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Building Blocks

Jul 15, 2009 12:00 PM, By Don Kreski

Creating a new website for AV TechSource.

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The new AV TechSource website (previous design shown below) was designed to make the company’s target market--integrators and contractors--clear and to show how the company is unique in its market.

The new AV TechSource website (previous design shown below) was designed to make the company’s target market—integrators and contractors—clear and to show how the company is unique in its market.

So you’re ready to upgrade your website, or perhaps you’re ready to build a site for the first time. You have a lot of ideas, but how do you go about making it happen?

This month, I thought it would help to look at a website-development project I’ve been working on recently to illustrate the process. The site is for AV TechSource, a company that outsources skilled labor to AV integrators and contractors. Principals Gary Harling, Ben Barry, and Tom Harm hired me this spring to upgrade a website they had built on their own with the goal of bringing in more business.

Redesigning a website

The AV TechSource website before the redesign.

Step one: Define the message

AV TechSource is unique in our industry, but I believe if you look closely, any company has its unique aspects that its marketing program needs to define.

When we started this project, I knew the principals all had extensive backgrounds in AV industry service departments, which they had been offering their clients for about three and a half years. Their original website, however, did not make their target market—integrators and contractors—clear. My first task was to nail down exactly what they were trying to accomplish.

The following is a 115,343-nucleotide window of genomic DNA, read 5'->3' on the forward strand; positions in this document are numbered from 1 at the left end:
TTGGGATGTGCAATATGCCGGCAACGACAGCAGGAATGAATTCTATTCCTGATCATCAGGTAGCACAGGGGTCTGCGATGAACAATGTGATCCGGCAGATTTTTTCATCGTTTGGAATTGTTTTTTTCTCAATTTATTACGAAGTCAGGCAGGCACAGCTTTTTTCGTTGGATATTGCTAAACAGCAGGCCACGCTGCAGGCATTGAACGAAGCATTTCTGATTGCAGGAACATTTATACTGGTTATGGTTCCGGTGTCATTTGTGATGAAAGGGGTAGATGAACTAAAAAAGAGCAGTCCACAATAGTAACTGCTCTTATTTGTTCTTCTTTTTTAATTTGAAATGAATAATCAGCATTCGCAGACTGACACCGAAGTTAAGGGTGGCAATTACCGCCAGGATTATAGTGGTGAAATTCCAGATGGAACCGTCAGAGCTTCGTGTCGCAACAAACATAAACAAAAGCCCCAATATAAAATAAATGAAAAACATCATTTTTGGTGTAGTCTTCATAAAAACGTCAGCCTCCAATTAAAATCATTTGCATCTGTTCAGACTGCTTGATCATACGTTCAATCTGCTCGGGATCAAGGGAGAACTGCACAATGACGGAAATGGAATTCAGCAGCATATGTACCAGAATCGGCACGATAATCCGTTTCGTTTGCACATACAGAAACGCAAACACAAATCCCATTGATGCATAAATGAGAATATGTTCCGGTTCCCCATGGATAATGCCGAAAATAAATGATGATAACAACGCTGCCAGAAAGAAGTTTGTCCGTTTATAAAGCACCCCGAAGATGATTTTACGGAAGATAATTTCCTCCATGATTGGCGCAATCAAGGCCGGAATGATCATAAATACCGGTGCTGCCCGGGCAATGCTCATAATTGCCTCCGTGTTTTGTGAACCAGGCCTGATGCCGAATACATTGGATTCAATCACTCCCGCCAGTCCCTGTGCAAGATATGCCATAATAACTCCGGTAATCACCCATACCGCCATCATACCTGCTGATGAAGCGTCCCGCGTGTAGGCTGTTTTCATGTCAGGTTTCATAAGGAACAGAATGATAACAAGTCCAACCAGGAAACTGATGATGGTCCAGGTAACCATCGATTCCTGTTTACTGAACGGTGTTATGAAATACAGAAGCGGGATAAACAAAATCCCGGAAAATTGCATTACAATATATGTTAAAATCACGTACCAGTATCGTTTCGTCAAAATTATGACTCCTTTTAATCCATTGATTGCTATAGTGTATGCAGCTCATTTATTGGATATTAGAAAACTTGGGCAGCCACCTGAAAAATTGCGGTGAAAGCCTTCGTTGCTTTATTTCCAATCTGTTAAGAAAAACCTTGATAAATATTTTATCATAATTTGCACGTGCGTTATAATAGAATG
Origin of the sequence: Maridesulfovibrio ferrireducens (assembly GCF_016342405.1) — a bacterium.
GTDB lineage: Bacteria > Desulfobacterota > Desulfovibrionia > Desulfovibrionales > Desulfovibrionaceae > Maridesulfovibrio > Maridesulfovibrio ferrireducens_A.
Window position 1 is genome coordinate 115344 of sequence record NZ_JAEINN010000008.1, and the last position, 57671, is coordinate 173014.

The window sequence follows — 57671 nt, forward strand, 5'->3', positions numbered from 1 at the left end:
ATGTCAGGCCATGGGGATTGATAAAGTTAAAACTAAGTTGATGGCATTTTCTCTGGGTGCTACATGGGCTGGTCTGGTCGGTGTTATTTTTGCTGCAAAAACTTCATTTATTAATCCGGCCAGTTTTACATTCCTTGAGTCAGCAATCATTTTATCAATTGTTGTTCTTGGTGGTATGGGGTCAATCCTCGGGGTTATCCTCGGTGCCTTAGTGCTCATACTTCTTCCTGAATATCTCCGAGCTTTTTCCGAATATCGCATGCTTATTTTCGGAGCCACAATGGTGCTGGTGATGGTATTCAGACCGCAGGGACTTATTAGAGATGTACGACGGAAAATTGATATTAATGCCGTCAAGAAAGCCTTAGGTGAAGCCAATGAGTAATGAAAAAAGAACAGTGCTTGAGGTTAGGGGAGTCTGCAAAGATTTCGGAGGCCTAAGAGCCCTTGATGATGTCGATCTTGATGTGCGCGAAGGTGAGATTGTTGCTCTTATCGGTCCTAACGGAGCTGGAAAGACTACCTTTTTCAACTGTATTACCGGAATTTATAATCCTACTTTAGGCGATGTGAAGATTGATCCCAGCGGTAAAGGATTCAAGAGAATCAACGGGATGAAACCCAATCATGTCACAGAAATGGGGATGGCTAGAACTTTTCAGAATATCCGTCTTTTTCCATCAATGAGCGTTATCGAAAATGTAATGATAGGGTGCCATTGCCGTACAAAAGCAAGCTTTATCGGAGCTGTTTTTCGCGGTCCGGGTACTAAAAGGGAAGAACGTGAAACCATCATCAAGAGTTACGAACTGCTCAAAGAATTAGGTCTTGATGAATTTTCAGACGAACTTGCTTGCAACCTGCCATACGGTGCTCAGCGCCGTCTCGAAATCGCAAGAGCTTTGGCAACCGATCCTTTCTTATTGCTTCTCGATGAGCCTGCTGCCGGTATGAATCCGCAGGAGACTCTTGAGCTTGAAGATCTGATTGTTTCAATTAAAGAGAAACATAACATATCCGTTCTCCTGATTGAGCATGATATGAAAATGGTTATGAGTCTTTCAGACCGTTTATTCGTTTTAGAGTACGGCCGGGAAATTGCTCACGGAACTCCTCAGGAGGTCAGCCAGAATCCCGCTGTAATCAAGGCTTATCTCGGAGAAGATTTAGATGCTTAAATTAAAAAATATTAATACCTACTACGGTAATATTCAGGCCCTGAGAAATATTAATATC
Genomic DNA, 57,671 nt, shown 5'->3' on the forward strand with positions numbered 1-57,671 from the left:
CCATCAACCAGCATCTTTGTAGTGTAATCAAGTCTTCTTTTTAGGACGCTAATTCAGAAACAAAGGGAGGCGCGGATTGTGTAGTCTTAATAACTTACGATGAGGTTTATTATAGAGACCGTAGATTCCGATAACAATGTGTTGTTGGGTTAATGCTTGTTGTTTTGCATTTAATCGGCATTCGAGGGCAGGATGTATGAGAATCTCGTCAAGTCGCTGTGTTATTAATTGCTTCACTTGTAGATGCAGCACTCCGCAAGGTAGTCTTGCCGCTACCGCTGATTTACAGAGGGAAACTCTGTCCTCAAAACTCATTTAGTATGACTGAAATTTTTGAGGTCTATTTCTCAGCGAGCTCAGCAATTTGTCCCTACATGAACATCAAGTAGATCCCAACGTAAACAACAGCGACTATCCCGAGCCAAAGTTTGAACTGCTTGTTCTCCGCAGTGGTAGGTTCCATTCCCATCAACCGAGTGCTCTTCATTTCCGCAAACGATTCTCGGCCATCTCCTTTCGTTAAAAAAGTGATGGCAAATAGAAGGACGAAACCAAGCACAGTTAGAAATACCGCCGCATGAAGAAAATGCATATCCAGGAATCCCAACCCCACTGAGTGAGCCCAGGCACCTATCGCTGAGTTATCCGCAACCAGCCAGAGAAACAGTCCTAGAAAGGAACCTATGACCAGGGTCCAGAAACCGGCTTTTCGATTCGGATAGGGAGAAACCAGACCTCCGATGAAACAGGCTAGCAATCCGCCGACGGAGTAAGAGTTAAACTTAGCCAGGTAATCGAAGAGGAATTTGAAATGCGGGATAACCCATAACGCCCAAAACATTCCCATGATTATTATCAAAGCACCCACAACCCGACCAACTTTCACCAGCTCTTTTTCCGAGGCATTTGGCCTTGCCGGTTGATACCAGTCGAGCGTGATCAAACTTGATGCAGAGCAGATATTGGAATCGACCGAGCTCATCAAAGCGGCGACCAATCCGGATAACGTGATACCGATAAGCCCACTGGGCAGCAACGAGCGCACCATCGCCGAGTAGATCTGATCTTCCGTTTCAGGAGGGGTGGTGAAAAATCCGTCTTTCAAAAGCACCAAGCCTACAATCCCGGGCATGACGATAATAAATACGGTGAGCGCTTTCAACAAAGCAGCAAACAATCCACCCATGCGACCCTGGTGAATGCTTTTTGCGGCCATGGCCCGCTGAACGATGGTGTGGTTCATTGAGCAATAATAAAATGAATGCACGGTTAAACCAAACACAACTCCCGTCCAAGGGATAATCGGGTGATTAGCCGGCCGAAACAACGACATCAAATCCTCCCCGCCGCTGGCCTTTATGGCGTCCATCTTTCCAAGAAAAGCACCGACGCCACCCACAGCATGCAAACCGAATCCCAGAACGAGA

“Our feeling is that we can’t prevent end users from finding our site, and in fact, it’s a feather in our caps to hand a project off to one of our integrator partners,” Harling says. “But [the website upgrade] helped us to state that we will serve these end users in partnership with an integrator or dealer.”

In any web project, defining your focus is a high priority. You can’t be everything to every possible customer. Even if you’re working for a large company with a wide variety of markets and skills, you need to define what you are best at in a very simple way. If you don’t, you risk confusing potential clients and failing to give them a good reason to call you. I boiled down our conversations to three simple ideas. First, AV TechSource is all about labor. Second, its primary customers are contractors. Third, it is interested in users—corporations, schools, and government—and the company is able to bring in one of its contractor partners to supply equipment and help complete the project.

Step two: Define specific marketing goals

I asked Harling what kind of business he would most like to see develop if this project were successful. He told me he felt he and his people had done a good job calling on the AV integrators in their core Chicago/Milwaukee/northwest Indiana area, but that there was a lot of potential for work from out-of-state companies when they needed a subcontractor in their region. That work might take the form of installation labor, warranty service, service contracts, project commissioning, or user training.

In addition, Harling said AV TechSource had high-level skills such as AMX and Crestron programmers, that selling more programming should be a priority for the site, and that programming was practical to offer to clients anywhere in the country. We thus determined that we would need to market the website on a national basis but include geographic keywords in pages talking about installation and onsite service. We also decided that control-system programming would be a special priority for our search-engine efforts.

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